Irish Students, Teachers Endorse Boycott Campaign Against Israelis
The Union of Students in Ireland voted last Thursday to join the boycott, divestment, and sanctions (BDS) campaign against Israel, shortly after the country’s largest teachers’ union expressed support for the movement.
The student body — which represents 374,000 members in universities in Ireland and Northern Ireland — passed the motion at its annual congress in Galway, with some 250 students voting.
The measure called on USI to support an academic boycott of Israeli higher education institutions, mark Palestine Solidarity Day, and teach its members about “the background to the situation in Israel/Palestine.”
It also urged the termination of university contracts with, and divestment of funds from, companies accused of complicity in “the occupation of the Palestinian territories and violation of Palestinian human rights more widely.”
“The students of Ireland have today made the historic decision to support the people of Palestine,” USI President Michael Kerrigan said.
A day earlier, the Irish National Teachers’ Organisation (INTO) unanimously passed a resolution at its own annual congress, which noted “with concern the reported human rights abuses perpetrated on a daily basis against Palestinian school children.”
The motion — the only one of its kind focused on international affairs — committed the INTO to “fully support and promote” the “position on Palestine” advocated by the Irish Congress of Trade Unions, which has explicitly backed BDS. It also called for the group to “explore ways to further develop solidarity with Palestinian schools, teachers and trade unions.”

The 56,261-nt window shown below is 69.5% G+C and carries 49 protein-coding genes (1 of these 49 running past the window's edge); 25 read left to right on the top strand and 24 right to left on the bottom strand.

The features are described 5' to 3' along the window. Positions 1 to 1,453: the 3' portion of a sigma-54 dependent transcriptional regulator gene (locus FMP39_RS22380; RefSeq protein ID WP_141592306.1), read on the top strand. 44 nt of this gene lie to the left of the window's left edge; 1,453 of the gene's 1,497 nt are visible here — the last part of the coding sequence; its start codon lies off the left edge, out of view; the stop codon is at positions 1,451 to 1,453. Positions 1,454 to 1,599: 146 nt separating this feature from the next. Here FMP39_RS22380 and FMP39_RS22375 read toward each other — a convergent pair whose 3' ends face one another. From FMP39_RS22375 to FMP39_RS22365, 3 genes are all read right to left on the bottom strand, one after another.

Late last month, Trinity College Dublin’s Students’ Union voted to adopt a long-term policy endorsing the BDS campaign. At the time, a student at the school who opposed the motion shared pictures of anti-Jewish and anti-Israeli graffiti he found on campus, some of which included Holocaust denial and targeted an Israeli professor by name.
“Pro-Palestine sentiment is extremely common among the Socialist far-left in Ireland,” the student told The Algemeiner. “These movements see a resemblance between an occupation of Ireland under Britain with what they perceive as an occupation of Palestine by an [alien government].”
In January, the Irish Senate postponed voting on a bill that seeks to criminalize trade with Israeli settlements, following opposition from Israeli Prime Minister Benjamin Netanyahu. Israel said it considered the legislation a BDS initiative, which Ireland’s ambassador to Israel denied.
The BDS campaign wants to isolate Israel until it accedes to a number of Palestinian demands. Supporters say their activism seeks to pressure Israel to comply with international law, while opponents argue it aims to destroy the Jewish state. BDS co-founder Omar Barghouti has in the past acknowledged that by supporting the Palestinian “right of return,” the movement seeks to “end Israel’s existence as a Jewish state.”